This Program is designed to support projects in the middle stages of innovation between early-stage basic research and pre-commercial development. Eligible activities will include prototype development, product and process engineering, and pre-commercial product and process testing and validation, for projects that would not proceed without federal funding.
Applicants and projects must first meet the objectives of the Program. Assuming that they do, eligible projects could include innovative product and/or process development activities in the middle stages of the innovative spectrum (defined as Technology Readiness Levels (TRL) 4 through 7). See Annex 1 for an explanation of the Technology Readiness Levels. Eligible project costs include direct labour, materials, equipment, overhead, and other costs directly related to the project. ASIP may cover up to half (50%) of the eligible project costs. Recipients will be expected to match ASIP's contribution through their own sources of funding.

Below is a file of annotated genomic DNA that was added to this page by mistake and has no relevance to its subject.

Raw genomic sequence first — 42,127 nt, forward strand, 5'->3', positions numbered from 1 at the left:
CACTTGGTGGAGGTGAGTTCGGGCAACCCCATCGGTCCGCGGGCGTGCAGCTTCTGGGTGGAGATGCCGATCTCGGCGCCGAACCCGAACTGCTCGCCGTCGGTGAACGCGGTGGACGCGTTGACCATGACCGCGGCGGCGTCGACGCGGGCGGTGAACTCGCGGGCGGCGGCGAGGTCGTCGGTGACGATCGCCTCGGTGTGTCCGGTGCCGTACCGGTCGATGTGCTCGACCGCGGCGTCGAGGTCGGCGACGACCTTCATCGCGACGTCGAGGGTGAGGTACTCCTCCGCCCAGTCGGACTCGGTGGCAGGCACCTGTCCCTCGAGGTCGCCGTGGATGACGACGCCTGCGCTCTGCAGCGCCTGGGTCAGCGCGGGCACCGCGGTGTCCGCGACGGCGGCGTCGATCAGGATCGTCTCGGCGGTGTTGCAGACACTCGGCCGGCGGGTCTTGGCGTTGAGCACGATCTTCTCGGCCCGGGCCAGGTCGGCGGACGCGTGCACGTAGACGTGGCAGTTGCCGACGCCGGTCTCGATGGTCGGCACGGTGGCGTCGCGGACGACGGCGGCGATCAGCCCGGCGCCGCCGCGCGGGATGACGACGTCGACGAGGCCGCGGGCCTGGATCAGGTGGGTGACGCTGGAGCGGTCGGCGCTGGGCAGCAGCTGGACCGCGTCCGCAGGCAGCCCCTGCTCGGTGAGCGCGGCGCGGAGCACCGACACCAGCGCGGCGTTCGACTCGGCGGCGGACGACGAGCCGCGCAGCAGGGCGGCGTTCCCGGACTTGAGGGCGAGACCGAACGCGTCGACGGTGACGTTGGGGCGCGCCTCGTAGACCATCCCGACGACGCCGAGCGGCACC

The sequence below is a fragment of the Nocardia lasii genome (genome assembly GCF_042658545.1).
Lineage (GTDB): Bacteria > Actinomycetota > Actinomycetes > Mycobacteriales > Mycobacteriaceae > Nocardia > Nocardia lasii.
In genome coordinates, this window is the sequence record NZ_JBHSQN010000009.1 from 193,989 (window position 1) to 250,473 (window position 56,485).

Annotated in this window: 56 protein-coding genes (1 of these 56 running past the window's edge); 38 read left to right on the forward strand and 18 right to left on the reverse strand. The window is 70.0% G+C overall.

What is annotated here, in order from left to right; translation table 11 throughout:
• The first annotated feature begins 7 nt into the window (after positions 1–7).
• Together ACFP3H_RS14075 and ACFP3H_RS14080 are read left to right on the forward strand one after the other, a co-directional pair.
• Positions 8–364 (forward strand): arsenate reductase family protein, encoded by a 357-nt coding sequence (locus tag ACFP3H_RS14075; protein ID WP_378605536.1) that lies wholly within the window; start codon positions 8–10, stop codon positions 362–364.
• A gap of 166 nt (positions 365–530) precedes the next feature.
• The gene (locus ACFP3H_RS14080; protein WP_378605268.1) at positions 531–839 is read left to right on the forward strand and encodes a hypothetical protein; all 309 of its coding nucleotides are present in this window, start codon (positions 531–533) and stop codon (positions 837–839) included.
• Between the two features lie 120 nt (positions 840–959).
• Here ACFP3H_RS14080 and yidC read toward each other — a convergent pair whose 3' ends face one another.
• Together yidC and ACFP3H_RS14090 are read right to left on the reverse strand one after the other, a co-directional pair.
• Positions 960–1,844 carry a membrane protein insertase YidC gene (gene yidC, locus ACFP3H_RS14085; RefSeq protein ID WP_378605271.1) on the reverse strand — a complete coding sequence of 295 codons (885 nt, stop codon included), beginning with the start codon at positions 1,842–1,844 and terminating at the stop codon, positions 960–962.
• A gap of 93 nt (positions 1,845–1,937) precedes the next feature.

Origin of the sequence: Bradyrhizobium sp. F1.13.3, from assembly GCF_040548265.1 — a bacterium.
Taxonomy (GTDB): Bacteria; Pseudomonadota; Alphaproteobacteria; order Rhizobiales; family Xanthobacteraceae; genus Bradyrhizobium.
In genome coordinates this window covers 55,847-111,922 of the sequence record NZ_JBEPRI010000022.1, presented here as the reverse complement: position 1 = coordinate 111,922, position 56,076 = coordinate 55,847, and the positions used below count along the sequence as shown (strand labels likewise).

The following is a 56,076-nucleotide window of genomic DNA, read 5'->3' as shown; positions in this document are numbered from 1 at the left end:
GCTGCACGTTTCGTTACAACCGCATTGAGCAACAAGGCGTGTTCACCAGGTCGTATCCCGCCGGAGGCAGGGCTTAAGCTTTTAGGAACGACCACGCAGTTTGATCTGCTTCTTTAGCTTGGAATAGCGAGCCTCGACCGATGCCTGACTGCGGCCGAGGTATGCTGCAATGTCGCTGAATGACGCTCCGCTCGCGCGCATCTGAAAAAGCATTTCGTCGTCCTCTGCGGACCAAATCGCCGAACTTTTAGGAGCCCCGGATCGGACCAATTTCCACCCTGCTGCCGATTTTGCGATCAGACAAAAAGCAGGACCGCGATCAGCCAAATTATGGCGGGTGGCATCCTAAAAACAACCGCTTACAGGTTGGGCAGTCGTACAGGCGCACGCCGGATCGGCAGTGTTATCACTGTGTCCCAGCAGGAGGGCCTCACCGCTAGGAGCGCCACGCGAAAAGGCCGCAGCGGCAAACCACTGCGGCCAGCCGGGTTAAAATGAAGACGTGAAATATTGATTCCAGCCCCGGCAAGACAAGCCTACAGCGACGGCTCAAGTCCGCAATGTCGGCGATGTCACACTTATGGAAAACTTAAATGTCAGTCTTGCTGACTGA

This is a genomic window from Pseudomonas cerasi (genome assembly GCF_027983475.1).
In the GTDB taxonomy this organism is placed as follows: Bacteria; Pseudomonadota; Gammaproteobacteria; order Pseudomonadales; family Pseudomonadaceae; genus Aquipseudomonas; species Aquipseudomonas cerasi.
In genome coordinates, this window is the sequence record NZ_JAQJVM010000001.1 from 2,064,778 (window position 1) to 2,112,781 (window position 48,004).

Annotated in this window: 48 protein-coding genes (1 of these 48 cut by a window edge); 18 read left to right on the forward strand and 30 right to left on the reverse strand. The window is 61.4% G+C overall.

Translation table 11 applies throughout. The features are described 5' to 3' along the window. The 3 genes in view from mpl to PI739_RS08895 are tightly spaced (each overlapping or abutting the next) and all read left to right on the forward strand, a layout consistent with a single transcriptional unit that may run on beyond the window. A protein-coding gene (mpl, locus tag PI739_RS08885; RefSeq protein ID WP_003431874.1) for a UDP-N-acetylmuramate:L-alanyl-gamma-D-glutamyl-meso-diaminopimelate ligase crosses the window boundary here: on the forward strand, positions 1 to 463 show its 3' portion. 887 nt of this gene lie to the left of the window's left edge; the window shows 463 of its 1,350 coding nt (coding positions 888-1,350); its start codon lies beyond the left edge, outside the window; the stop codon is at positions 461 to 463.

What are the application and approval processes?
To be considered applicants must submit a project proposal with supporting documentation that demonstrates how the company and the project meet the eligibility and assessment criteria.
The ASIP Applicant Proposal Guide can be found atwww.Canada.ca/Automotive-Supplier-Innovation-Program for more information on assessment criteria and how to apply.
Proposals can be submitted at any time. Applicants are invited to contact Industry Canada where ASIP staff is available to provide advice with preparing project proposals.